Following a rapid vacuum distillation, fractional distillation in a 6 plate column gave a 32% yield of substantially pure vinyl 1,1-dihydroperfluorobutyl ether. Analysis showed 31.5% C and 58.4% F, as compared to the calculated values of 31.9% C and 58.8% F, respectively. The refractive index at 20 C. was 1.3100. The boiling point was 36 C. at 140 mm.

The polymerization characteristic of this vinyl ether product was demonstrated by placing 0.45 gram thereof and 0.005 gram of a 2% solution of boron trifluoride/ ethyl ether complex in diethyl ether solvent, in a glass ampoule which was sealed with a rubber stopper and allowed to stand for 24 hours at 25 C. The polymerization product was a viscous oil which was so highly non-volatile that it did not distill under an oil-pump vacuum.

In other experiments, using the BFazdiethyl ether complex as catalyst in proportions ranging from 1 to 5%, polymerization at room temperature (25 C.) took place to produce, in periods ranging from 48 hours to one week (depending on the catalyst concentration), a solid rubbery high-polymer.

In other experiments, benzoyl peroxide was used as the catalyst in concentrations of 1 to 10%, at a temperature of about 50 C., to produce in one week clear liquid polymers that were viscid and very tacky. The corresponding reaction time was shortened to one day by using ultra-violet light in addition to the catalyst. It was also found that ultra-violet light alone (without catalyst) promoted the polymerization reaction so as to produce clear, viscid, sticky polymers in 72 hours at about 50 C.

It is especially to be noted that both free radical and acid catalysts are effective; and that the solid homopolymers are rubbery.

Example 2 This example illustrates a modified procedure used in making the vinyl 1,1-dihydroperfluorohexyl ether:

Using the same apparatus, the flask was charged with a mixture of 113.0 grams (0.3766 mole) of pure dry 1,1- dihydroperfluorohexyl alcohol, CF3(CF2)4CH2OH, 194.5

water containing 4 grams of sodium carbonate.

grams (2.259 moles) of pure dry vinyl acetate, and 0.4 gram of hydroquinone, and the mixture was cooled to 1 C. by means of the ice bath. A mercuric sulfate catalyst was then added (formed by reacting in situ 0.92 gram of mercuric acetate and 0.14 gram of sulfuric'acid). The progress of the reaction was followed by titrating an aliquot of the reaction solution with 0.1-N sodium hydroxide solution in the presence of ice; the first measurement being at the end of 2 minutes and thereafter at 30 minute intervals. The reaction was stopped at the end of 3 /3 hours by the addition of 1.9 grams of sodium acetate.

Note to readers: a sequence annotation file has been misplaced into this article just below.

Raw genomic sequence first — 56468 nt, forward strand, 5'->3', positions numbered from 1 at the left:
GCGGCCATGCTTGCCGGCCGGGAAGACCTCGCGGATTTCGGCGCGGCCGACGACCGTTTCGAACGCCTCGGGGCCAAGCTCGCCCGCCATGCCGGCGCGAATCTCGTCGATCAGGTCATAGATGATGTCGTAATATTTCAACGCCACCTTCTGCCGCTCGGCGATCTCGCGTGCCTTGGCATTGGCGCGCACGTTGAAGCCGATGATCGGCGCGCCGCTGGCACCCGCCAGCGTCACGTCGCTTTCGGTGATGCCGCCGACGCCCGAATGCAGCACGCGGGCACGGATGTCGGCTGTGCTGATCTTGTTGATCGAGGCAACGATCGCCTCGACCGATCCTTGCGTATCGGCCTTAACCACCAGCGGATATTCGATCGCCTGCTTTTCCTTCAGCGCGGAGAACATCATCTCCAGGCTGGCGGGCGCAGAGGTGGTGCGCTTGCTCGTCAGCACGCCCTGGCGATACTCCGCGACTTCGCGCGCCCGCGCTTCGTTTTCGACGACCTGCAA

The reaction mixture was washed with 400 ml. of ice water containing 40 grams of sodium carbonate and the organic layer was separated and washed with ml. of ice The organic layer was separated and dried with 30 grams of anhydrous sodium sulfate, and then treated with a mixture of 10 grams of anhydrous sodium sulfate and 20 grams of anhydrous sodium carbonate. The aqueous layers in each case were extracted with ether, and the solid residues were rinsed with ether.

The hydrolysis step of the preceding example was omitted. Isolation of the desired vinyl other product was accomplished by careful fractionation, using a 45 plate column, resulting in a 47.4 gram fraction of pure 1,1-dihydroperfiuorohexyl vinyl ether, having a boiling point of 52 C. at 50 mm. and 72 C. at mm., and a refractive index at 20 C. of 1.3118. Analysis showed 29.1% C and 64.3% F, in good agreement with the values calculated from the formula (29.4% C and 64.1% F).

From the forerun, ether rinses and extracts, an addi tional 11.0 grams of this vinyl other product were obtained, bringing the total yield to 47.6% based on the alcohol starting compound. The percent conversion measured by the titrations was 70.1%. About 15% (17.3 grams) of the unreacted alcohol was isolated, and 20 grams of mixed high-boiling by-products (B. P. 54 C./ 20 mm. to 91 C./ 9 mm.) which presumably were the acetal and acetoxy acetal compounds. I

This vinyl ether was also shown to be polymerizable. Using the BFszdiethyl ether complex as catalyst in proportions ranging from 1 to 5%, viscid liquid polymers were formed within 24 hours at room temperature.

I claim:

1. As new compositions of matter, vinyl 1,1-dihydroerfluoroalkyl ethers having from 6 to 14 carbon atoms in the molecule, represented by the formula:

2. As new compositions of matter, vinyl 1,1-dihydroperfluoroalkyl ethers having from 6 to 8 carbon atoms in the molecule, represented by the formula:

3. Polymers having a skeletal chain containing fluorinated vinyl ether units indicated by the formula:

where n has an integer value of 3 to 11.

4. Sticky liquid polymers having a skeletal chain containing fluorinated vinyl ether units indicated by the formula:

Where n has an integer value of 3 to 5.

5. Solid rubbery polymers having a skeletal chain containing fiuorinated vinyl ether units indicated by the formula:

where n has an integer value of 3 to 5.

6. 2,2,3,3,4,4,4-heptafiuorobutyl vinyl ether.

Mlieller-Cunradi Nov. 24, 1936 Reppe et a1 Dec. 28, 1937

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US2851449 *Jun 10, 1955Sep 9, 1958Air ReductionCopolymers of trifluoroethyl vinyl ether and vinyl esters
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Classifications
U.S. Classification526/247, 526/232, 560/261, 568/842, 560/227, 526/237, 560/266, 568/685, 560/264
Cooperative ClassificationC08F214/262